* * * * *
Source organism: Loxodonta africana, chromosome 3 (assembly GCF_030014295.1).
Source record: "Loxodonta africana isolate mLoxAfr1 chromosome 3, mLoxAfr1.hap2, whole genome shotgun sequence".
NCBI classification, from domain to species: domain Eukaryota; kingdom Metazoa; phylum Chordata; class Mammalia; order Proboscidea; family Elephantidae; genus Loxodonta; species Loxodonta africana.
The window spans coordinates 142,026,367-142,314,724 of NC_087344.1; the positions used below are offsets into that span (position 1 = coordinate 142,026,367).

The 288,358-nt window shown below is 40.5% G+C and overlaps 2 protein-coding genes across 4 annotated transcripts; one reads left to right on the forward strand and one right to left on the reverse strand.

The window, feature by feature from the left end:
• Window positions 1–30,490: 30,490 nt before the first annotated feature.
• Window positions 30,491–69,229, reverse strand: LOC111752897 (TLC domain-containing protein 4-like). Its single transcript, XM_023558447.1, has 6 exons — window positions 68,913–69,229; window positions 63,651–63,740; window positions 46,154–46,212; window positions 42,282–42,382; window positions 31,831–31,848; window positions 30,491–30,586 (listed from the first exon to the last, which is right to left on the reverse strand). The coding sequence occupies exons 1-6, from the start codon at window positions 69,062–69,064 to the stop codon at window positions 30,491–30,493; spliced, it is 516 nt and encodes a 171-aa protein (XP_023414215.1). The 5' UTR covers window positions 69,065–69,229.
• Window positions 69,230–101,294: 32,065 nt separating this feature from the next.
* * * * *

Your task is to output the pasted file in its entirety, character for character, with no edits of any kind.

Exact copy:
Source organism: Loxodonta africana, chromosome 3 (assembly GCF_030014295.1).
Source record: "Loxodonta africana isolate mLoxAfr1 chromosome 3, mLoxAfr1.hap2, whole genome shotgun sequence".
NCBI classification, from domain to species: domain Eukaryota; kingdom Metazoa; phylum Chordata; class Mammalia; order Proboscidea; family Elephantidae; genus Loxodonta; species Loxodonta africana.
The window spans coordinates 142,026,367-142,314,724 of NC_087344.1; the positions used below are offsets into that span (position 1 = coordinate 142,026,367).

The 288,358-nt window shown below is 40.5% G+C and overlaps 2 protein-coding genes across 4 annotated transcripts; one reads left to right on the forward strand and one right to left on the reverse strand.

The window, feature by feature from the left end:
• Window positions 1–30,490: 30,490 nt before the first annotated feature.
• Window positions 30,491–69,229, reverse strand: LOC111752897 (TLC domain-containing protein 4-like). Its single transcript, XM_023558447.1, has 6 exons — window positions 68,913–69,229; window positions 63,651–63,740; window positions 46,154–46,212; window positions 42,282–42,382; window positions 31,831–31,848; window positions 30,491–30,586 (listed from the first exon to the last, which is right to left on the reverse strand). The coding sequence occupies exons 1-6, from the start codon at window positions 69,062–69,064 to the stop codon at window positions 30,491–30,493; spliced, it is 516 nt and encodes a 171-aa protein (XP_023414215.1). The 5' UTR covers window positions 69,065–69,229.
• Window positions 69,230–101,294: 32,065 nt separating this feature from the next.